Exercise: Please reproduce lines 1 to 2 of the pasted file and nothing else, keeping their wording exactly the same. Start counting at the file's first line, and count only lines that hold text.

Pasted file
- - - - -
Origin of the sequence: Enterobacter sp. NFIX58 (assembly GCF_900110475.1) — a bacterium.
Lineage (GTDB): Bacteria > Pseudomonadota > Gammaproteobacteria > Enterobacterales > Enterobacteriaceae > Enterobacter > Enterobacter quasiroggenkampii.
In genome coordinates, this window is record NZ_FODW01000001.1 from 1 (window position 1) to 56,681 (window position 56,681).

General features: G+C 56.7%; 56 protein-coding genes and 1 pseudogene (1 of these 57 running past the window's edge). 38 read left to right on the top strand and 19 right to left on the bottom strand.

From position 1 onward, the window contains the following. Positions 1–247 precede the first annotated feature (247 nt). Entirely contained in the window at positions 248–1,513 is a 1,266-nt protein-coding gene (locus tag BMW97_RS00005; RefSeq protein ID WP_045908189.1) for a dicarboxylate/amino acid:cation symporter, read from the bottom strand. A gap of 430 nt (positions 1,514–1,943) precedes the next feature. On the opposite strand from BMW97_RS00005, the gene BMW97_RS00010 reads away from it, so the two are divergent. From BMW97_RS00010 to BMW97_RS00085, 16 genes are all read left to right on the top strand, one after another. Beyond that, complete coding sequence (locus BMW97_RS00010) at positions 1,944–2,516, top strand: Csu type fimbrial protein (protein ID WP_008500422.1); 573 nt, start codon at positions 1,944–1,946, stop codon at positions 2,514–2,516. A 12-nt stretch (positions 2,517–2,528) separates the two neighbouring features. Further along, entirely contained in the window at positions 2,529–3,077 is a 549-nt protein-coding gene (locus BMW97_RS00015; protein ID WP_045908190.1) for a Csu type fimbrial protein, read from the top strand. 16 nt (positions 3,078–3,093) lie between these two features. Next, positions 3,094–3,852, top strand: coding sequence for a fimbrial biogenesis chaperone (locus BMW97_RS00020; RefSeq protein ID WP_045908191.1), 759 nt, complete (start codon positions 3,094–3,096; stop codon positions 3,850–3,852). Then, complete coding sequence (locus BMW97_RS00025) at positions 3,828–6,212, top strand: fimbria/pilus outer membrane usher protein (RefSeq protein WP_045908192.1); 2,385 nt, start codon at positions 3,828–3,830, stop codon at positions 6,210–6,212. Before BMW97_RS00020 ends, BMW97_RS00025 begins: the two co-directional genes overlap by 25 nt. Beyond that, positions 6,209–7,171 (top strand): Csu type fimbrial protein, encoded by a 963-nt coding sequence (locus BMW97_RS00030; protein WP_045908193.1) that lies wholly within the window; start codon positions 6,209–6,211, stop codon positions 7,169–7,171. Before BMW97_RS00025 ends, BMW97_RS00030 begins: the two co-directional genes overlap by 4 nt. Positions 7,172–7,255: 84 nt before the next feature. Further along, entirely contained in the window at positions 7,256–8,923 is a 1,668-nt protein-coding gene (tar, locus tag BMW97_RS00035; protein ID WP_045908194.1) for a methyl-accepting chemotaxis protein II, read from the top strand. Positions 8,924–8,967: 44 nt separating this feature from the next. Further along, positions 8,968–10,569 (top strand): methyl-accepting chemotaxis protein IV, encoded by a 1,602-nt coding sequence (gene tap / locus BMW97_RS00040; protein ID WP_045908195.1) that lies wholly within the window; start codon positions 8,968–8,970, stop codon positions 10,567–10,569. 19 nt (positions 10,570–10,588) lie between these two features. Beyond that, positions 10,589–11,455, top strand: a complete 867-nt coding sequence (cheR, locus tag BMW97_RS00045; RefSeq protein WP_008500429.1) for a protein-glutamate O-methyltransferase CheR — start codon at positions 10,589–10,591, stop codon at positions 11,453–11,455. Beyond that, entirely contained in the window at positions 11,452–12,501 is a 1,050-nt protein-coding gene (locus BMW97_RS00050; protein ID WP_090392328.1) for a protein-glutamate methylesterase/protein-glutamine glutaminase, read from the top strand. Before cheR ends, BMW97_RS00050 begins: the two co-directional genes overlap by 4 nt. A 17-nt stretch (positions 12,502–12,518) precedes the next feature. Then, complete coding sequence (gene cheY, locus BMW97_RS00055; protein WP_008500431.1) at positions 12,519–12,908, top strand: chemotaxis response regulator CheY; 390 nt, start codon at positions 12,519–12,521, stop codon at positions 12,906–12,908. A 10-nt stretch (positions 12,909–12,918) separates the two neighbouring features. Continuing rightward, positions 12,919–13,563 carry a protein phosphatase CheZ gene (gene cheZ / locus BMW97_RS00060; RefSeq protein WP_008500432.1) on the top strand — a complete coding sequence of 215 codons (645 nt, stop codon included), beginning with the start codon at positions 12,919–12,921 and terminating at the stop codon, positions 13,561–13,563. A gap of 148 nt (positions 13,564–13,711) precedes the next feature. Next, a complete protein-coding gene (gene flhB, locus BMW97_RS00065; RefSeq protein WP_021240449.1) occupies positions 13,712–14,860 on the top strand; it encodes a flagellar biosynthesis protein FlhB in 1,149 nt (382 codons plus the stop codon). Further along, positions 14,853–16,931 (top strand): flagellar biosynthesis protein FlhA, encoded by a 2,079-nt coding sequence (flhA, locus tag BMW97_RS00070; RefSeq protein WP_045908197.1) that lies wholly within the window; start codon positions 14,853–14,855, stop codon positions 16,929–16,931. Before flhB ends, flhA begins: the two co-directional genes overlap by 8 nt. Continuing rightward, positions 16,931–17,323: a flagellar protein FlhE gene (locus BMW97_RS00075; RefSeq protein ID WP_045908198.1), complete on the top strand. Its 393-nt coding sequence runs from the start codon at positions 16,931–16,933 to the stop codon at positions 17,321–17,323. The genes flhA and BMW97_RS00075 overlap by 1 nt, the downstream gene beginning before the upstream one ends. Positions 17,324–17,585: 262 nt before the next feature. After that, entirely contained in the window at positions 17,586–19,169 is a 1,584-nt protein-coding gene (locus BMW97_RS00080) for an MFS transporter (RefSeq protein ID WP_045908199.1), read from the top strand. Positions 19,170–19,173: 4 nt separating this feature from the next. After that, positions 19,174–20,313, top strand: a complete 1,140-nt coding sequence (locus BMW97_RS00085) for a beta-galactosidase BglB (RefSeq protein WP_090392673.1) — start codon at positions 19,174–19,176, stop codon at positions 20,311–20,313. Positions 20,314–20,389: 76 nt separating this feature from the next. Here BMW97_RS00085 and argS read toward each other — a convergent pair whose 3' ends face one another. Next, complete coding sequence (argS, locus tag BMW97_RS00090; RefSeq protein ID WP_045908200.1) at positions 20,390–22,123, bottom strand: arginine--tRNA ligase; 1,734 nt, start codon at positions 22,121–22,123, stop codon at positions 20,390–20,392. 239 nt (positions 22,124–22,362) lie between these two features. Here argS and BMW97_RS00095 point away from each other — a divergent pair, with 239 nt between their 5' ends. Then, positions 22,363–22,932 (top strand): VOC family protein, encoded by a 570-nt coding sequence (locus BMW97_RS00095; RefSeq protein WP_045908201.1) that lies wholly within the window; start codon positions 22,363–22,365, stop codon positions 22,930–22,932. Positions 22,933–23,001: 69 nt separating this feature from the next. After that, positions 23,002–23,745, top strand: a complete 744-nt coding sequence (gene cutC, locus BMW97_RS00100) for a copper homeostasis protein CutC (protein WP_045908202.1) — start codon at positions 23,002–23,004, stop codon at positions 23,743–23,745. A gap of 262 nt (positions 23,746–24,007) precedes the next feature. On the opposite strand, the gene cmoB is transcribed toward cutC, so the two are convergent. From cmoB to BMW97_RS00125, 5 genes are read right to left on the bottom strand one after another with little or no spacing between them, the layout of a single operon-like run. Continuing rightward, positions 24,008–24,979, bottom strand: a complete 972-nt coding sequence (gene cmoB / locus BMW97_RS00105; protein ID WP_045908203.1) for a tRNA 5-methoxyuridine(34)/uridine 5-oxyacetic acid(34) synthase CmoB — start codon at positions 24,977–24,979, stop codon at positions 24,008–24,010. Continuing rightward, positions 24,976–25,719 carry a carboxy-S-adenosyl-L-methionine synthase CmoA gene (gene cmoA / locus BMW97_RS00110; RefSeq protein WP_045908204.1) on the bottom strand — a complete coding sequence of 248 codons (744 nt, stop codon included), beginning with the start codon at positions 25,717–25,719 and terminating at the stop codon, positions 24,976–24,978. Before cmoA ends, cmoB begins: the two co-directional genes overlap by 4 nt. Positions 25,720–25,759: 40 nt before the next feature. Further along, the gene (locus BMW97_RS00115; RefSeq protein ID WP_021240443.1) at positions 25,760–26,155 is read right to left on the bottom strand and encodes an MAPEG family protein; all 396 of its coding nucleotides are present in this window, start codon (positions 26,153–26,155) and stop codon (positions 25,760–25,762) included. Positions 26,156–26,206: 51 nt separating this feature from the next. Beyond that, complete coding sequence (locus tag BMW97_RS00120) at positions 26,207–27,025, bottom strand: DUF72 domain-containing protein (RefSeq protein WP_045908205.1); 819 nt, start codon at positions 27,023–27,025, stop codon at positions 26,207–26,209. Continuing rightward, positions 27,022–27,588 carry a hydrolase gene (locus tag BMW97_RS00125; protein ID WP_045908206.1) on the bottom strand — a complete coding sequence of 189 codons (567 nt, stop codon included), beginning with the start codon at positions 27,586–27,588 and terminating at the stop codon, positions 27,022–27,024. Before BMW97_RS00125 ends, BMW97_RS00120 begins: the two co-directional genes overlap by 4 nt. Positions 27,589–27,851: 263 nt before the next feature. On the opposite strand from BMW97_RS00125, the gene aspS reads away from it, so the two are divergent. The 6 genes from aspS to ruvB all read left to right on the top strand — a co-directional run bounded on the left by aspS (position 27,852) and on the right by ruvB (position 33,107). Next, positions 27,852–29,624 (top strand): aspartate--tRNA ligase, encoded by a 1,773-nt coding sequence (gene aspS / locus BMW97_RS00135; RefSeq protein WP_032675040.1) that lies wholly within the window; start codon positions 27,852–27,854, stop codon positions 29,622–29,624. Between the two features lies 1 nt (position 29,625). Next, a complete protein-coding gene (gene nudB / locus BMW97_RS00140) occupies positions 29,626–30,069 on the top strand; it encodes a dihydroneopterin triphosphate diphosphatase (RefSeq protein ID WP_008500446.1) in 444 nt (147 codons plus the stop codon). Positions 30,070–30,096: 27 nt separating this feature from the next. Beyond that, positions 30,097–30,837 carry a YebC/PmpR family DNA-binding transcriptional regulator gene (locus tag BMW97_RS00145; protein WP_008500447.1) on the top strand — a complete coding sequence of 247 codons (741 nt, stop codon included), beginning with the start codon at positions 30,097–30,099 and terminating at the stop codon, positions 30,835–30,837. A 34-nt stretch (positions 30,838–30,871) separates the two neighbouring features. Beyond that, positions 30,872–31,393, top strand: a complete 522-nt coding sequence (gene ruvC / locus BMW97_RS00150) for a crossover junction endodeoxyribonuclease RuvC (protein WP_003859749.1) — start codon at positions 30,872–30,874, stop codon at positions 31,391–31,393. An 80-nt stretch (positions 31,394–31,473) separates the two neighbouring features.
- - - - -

Origin of the sequence: Enterobacter sp. NFIX58 (assembly GCF_900110475.1) — a bacterium.
Lineage (GTDB): Bacteria > Pseudomonadota > Gammaproteobacteria > Enterobacterales > Enterobacteriaceae > Enterobacter > Enterobacter quasiroggenkampii.